An article by Joey Ng


The 3Rs is something we are all familiar with. Increased affluence in the society has push ‘green’ initiatives higher in many personal and corporate belief systems. The purpose of this article is not to tell us what the 3Rs and their impact are, but, is an attempt to metaphorically link the deeper values of the 3Rs with the function of an organization.

To reduce is to use lesser. No compromise of output with a reduction in input
equates efficiency. A simple example, it used to take 10 men to produce 100
bottles in a minute. If the company is able to reduce manpower to 5 and yet
maintain production rate of 100 bottles per minute, efficiency has been achieved, and the surplus 5 can be reassign other task, or produce another 100 bottles, increasing the overall productivity of the company.

Reuse can be simply defined as ‘use again’. Whenever an entity is used again, the return of investment (ROI) increases. ROI increases with each usage. Reusing do help company reduce cost, however, it does not apply to everything. Certain assets like machineries will reach a tipping point when further usage could actually mean higher cost. For example, the older a car, the higher the rate of fuel consumption, and the more likely it will break down. Eventually, the cost of keeping it in operations will be higher than investing in a new one. The idea that reusing drives creativity through the ingenious use of resources is also not far fetch.

Recycling is one of the greatest acts of unselfishness. The reality is, all of us who are reading this article will not live long enough to see the end of Earth, no matter how much we try to kill her. Recycling is an ongoing process with long term benefits in mind. All the ‘green’ deeds of today are for the next few generations to reap and enjoy.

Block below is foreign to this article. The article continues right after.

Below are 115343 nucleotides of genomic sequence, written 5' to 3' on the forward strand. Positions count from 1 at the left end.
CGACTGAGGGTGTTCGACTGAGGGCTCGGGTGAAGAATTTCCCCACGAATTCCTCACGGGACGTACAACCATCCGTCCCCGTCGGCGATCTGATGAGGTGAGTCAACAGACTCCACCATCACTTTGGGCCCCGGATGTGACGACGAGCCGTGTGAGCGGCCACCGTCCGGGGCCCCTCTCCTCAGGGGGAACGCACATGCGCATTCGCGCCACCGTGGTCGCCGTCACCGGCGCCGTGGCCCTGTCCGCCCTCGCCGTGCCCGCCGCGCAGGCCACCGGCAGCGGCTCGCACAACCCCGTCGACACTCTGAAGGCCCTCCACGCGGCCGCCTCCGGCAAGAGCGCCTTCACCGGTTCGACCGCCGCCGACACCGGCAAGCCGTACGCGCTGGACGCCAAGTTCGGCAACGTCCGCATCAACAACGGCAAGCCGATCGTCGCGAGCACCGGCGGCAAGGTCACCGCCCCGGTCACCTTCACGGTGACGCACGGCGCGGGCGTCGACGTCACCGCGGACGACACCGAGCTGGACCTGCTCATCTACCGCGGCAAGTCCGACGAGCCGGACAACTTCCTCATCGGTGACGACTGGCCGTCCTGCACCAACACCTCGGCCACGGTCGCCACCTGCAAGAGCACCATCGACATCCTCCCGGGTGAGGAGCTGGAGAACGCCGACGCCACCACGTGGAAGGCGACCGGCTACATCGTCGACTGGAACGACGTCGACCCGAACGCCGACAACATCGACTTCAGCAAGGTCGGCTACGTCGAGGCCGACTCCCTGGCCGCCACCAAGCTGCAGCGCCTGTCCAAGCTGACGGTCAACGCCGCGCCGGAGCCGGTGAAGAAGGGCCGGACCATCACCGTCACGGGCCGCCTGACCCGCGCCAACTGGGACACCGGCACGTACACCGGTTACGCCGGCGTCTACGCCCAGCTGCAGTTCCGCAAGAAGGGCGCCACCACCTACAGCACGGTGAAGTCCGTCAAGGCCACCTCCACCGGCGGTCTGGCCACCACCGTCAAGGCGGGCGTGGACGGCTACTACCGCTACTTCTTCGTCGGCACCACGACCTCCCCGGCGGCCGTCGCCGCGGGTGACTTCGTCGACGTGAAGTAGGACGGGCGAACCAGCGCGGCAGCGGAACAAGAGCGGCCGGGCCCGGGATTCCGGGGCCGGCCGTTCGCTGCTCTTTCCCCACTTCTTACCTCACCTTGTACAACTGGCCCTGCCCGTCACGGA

Everyone knows the importance of recycling, but most still find the effort
gargantuan. Why? The short sightedness, the inability to look beyond the short
term is one possible reason. Why should I recycle when there is no impact on me if I don’t?
Short term thinking is the ‘Achilles Heel’ of organizations looking to run
sustainable business. When employees are not able to see the long term
benefits of their current actions, they will center their deeds on immediate
returns. Or, if the benefit of their work will only be reaped in the future, they will
be less, or even not motivated to perform. Another scenario is employees finding no reason for effort when they know that they will no longer be around to enjoy the harvest.

Many, if not all, functions of an organization face the challenge of short-sightedness – Innovation, self-development and branding for example. Let’s focus on branding. A strong brand requires years of consistency to build and uphold. Just like recycling, where what matters is the consistent effort over an
extended period of time. In both disciplines, the impact of nonpractice
will not be felt immediately. If I choose to not recycle a piece of paper today, the world will not collapse tomorrow. If I choose not to use the company colors appropriately, the brand will not suddenly lose its appeal. However, if this attitude persists overtime, collectively from each individual, the
damage will be felt sooner than the benefit of the contrasting paradigm.

Many actions undertaken in an organization have a strategic bearing if one is
able to look beyond the face value of the task. Let’s take putting of date when
saving E-documents for example. The primary purpose is of course to facilitate
the tracking of files, looking beyond the face value, this action serves as a,
conscious or unconscious, effort to promote the spirit of accountability. Another
one, maintaining the cleanliness of the office pantry can be parallel to ownership. No one cleans the chalet’s kitchen!
Going back to the title, when the conscious efforts of the 3Rs are practiced
continually and consistently, it would reach a level of subconscious where without much thought, one is able to readily and effortlessly apply the principle – or some call it spirit -in other actions. In the long run, when practice cohesively, the 3Rs will of course benefit the environment and society and, their deeper values (productivity, increase in ROI and long term thinking), to the organization and all its stakeholders.